Opioid-free pain relief
Overusing opioids has become a public health crisis. According to the National Center for Health Statistics, 130 Americans die every day from opioid overdose, and prescription opioids contribute to 35 percent of those deaths. Doctors at Rush University Medical Center have found a way to treat pain without relying heavily on narcotics.
Quinten Jackson’s career in law enforcement took a sudden turn when he seriously hurt himself loading a bulky investigation kit.
“I picked it up, turned, twisted, put it in the trunk. I felt a snap in my back,” Jackson recalled.
Jackson had a herniated disc. The disc was pressing on spinal nerves, causing severe pain.
“Due to my background in the law enforcement, I didn’t want any narcotic type medicine,” Jackson shared.
Kern Singh, MD, a professor of orthopedic surgery at Rush University Medical Center told Ivanhoe, “We used to get into the belief that if they still had pain with narcotics to give them more narcotics. And what we realized is there are different types of pain that are treated effectively with non-narcotic medication depending upon what patient’s experiencing.”
Doctors at Rush University have developed a strategy of using what’s known as multimodal analgesia, or MMA. In a new study, researchers found that using oral acetaminophen and gabapentin a medication used to relieve nerve pain, as well as an IV acetaminophen during surgery was safer and more effective than conventional methods of pain relief, including opioids.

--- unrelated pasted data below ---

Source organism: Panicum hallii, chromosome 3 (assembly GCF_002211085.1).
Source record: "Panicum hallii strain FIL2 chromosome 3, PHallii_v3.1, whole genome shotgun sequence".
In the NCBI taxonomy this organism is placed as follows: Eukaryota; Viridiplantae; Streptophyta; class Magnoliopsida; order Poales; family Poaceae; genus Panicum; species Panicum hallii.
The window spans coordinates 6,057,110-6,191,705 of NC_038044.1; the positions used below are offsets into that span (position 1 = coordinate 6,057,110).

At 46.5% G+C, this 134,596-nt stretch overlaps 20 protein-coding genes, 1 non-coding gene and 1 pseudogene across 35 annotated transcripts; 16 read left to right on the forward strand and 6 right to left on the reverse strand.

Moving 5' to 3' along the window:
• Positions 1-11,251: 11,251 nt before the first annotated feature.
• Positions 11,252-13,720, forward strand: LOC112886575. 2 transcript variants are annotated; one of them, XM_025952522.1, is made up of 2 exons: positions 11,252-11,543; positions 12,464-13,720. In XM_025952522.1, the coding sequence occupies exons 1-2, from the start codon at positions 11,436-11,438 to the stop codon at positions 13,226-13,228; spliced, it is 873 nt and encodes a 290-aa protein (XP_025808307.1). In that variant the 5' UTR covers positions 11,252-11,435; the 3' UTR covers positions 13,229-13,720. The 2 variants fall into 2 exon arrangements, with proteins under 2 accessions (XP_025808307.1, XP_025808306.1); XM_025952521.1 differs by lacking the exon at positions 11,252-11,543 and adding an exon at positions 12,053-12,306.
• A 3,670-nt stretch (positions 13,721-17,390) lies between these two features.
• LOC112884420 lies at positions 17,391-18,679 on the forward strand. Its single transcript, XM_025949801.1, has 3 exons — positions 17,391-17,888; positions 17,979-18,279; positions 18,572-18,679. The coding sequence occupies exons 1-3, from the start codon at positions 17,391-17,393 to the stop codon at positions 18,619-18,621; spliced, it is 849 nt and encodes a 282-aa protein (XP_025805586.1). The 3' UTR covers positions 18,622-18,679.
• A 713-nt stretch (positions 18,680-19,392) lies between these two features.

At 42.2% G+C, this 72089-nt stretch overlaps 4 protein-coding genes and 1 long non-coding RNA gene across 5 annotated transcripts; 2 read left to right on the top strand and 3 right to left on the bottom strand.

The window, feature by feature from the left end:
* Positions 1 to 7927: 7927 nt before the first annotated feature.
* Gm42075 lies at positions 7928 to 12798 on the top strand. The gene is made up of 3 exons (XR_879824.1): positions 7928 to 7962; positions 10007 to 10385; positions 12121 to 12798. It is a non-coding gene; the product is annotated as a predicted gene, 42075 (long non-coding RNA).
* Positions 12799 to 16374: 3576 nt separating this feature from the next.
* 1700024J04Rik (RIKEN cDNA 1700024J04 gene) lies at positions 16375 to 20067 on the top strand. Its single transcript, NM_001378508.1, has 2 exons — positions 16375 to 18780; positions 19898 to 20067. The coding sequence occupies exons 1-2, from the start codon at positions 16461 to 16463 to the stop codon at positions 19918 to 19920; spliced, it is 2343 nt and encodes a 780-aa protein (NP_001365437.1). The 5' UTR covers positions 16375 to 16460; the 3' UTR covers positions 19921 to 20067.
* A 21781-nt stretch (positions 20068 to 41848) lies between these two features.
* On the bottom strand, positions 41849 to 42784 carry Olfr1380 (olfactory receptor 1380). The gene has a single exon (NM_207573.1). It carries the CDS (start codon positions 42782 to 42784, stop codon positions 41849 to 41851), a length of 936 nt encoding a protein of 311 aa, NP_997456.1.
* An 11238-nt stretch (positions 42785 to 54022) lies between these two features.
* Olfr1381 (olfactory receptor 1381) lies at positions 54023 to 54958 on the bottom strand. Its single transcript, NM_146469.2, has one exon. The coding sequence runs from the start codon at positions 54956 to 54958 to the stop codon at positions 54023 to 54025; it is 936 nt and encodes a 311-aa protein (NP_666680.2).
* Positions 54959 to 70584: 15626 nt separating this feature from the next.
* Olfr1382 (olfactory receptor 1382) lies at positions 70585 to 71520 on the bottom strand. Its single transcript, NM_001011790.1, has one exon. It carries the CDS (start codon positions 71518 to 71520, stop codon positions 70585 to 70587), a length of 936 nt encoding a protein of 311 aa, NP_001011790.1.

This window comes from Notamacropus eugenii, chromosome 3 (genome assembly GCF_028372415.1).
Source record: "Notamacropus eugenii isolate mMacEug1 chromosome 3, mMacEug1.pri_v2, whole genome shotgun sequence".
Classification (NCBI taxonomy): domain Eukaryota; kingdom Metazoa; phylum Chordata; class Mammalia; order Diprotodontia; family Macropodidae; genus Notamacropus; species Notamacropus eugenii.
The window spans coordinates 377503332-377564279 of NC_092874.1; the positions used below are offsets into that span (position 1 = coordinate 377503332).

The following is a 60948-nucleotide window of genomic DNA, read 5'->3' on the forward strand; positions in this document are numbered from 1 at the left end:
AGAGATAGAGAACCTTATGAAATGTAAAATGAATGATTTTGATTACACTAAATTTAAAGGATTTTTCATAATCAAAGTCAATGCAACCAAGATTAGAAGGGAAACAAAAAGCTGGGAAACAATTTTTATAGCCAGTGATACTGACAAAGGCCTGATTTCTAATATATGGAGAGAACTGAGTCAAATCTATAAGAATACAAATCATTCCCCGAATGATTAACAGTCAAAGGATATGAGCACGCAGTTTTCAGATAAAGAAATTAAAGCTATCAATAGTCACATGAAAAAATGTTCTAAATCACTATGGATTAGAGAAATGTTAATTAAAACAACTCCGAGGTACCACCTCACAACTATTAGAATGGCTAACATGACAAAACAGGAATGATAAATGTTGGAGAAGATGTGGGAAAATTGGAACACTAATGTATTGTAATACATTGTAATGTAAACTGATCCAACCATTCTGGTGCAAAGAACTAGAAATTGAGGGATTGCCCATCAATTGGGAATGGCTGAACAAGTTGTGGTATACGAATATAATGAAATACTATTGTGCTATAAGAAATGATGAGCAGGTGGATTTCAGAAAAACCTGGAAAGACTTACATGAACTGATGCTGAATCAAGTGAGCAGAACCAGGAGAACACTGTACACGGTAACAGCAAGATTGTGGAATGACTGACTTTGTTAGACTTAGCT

“The vast majority of patients that we treat want to be narcotic free. And they want to be active and they want to be to a point that they don’t need medication quickly after surgery,” Dr. Singh explained.
Since Dr. Singh used only a small dosage of the narcotic morphine before and during surgery, Quinten was able to go home the same day.
“I didn’t have to depend on the medicine or depend on any outside factors other than me getting better,” Jackson expressed.
Now Quentin is back to doing what he loves … playing ball with his kids.
Dr. Singh says pain medications not only have side effects like shortness of breath and bowel and constipation issues, they also lead to increased medical costs and longer hospital stays. He hopes patients across the country advise their physicians to start using the program.
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